NI builders losing work over cross-border safety issue
Northern Ireland construction workers are calling for political intervention to solve a cross-border problem involving health and safety training.
They say their qualifications - or cards - are often no longer being accepted to allow them onto sites in the Republic of Ireland.
Brendan Crealey, who runs courses for builders in Portadown, feels Northern Ireland firms are being disadvantaged.
He called for "mutual recognition sorted out at political level".
Workers require safety qualifications to operate machinery such as cranes and diggers.
The construction sector north and south runs similar schemes - but workers have said only cards issued in the Republic of Ireland are being accepted across the whole island.
"All the machines are the same, the course content is the same, it is just a bit of bureaucracy," said Malcolm Keys of Mills Contracts in County Tyrone.
"You cannot draw a line across a road and say a guy is competent to operate a machine on one side and not the other."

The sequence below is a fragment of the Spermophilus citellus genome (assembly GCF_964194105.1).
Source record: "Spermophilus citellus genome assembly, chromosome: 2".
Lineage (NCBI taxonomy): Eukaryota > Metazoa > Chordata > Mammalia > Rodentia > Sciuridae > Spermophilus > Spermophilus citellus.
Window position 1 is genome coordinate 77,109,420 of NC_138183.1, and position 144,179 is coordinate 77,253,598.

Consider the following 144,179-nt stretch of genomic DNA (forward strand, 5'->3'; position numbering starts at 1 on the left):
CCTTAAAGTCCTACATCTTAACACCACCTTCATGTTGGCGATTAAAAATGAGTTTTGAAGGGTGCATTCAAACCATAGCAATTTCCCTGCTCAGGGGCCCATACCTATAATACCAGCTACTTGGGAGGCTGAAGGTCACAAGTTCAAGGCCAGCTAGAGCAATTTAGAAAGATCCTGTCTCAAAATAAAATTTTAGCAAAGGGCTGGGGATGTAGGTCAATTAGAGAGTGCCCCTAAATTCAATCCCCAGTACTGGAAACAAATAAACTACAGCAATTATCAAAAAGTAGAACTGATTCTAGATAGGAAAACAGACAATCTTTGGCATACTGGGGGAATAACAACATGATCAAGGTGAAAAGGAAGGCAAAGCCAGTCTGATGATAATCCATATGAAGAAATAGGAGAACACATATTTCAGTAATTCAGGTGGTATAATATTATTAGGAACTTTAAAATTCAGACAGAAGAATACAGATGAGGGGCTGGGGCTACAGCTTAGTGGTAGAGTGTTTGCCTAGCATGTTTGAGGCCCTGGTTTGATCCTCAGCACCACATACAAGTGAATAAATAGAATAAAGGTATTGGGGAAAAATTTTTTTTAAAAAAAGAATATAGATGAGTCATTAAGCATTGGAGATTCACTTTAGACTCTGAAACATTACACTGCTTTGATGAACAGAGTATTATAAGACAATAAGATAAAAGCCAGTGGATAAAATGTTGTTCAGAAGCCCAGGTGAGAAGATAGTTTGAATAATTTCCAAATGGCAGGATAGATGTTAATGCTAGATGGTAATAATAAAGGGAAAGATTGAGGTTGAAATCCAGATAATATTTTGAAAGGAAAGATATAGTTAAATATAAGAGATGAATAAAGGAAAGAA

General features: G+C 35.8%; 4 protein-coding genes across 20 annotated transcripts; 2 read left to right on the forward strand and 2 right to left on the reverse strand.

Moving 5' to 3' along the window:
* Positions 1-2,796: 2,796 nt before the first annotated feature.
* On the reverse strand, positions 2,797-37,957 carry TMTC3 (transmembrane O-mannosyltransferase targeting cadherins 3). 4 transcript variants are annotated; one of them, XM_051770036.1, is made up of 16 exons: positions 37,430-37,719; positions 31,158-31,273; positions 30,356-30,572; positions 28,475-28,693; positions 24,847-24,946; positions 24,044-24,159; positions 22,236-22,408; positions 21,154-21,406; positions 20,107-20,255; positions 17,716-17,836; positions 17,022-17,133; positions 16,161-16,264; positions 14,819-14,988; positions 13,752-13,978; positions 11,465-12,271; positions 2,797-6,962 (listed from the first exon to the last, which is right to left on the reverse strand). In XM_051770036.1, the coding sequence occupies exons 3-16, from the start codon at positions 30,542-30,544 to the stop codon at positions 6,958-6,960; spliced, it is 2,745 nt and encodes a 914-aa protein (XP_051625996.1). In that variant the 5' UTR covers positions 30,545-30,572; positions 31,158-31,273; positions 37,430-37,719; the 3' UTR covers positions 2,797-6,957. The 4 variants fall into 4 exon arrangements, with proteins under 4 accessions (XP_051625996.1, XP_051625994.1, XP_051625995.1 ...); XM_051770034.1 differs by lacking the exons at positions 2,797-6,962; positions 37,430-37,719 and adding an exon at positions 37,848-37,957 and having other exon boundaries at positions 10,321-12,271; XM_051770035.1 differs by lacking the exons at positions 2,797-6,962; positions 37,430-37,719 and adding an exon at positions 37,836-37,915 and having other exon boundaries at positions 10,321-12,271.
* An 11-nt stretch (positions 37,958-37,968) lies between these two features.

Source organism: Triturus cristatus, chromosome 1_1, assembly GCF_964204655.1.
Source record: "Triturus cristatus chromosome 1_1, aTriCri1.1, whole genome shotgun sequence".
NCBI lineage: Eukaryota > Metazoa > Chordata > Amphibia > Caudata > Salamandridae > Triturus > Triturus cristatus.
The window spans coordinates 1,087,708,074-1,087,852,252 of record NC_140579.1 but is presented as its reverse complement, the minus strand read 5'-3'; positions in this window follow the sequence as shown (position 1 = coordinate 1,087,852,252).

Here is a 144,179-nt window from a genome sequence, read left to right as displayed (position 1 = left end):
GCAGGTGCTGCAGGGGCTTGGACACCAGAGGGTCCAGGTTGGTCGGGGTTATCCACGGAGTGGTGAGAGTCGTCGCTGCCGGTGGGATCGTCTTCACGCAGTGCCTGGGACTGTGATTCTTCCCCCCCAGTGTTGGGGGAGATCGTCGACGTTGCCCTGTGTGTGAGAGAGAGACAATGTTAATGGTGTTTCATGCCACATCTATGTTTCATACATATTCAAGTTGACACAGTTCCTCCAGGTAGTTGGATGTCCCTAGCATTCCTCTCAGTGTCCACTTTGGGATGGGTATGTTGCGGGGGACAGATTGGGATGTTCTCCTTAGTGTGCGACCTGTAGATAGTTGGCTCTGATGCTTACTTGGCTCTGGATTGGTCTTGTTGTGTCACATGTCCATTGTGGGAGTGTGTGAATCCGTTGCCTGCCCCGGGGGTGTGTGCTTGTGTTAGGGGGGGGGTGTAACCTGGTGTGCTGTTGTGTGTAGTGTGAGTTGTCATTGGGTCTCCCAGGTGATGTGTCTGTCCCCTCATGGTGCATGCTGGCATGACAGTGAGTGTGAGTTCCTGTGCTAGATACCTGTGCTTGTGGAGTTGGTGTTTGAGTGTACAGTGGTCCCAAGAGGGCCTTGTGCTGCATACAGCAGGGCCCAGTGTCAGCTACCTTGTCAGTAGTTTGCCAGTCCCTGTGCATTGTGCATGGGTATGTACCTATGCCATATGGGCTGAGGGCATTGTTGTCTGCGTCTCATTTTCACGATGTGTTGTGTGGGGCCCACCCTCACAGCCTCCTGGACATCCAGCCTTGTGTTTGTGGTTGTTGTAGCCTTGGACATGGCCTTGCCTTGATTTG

He said Northern Ireland firms are frequently not tendering for contracts across the border as it involves paying for much the same safety training they have already had.
Gordon Best, of the trade body the Quarry Products Association, said the construction sector intends bringing the issue to the economy committee at Stormont early this year.
"Over the last number of months there has been a tighter interpretation of regulations in the south," he said.
"I know a number of road contractors who have had workers put off sites."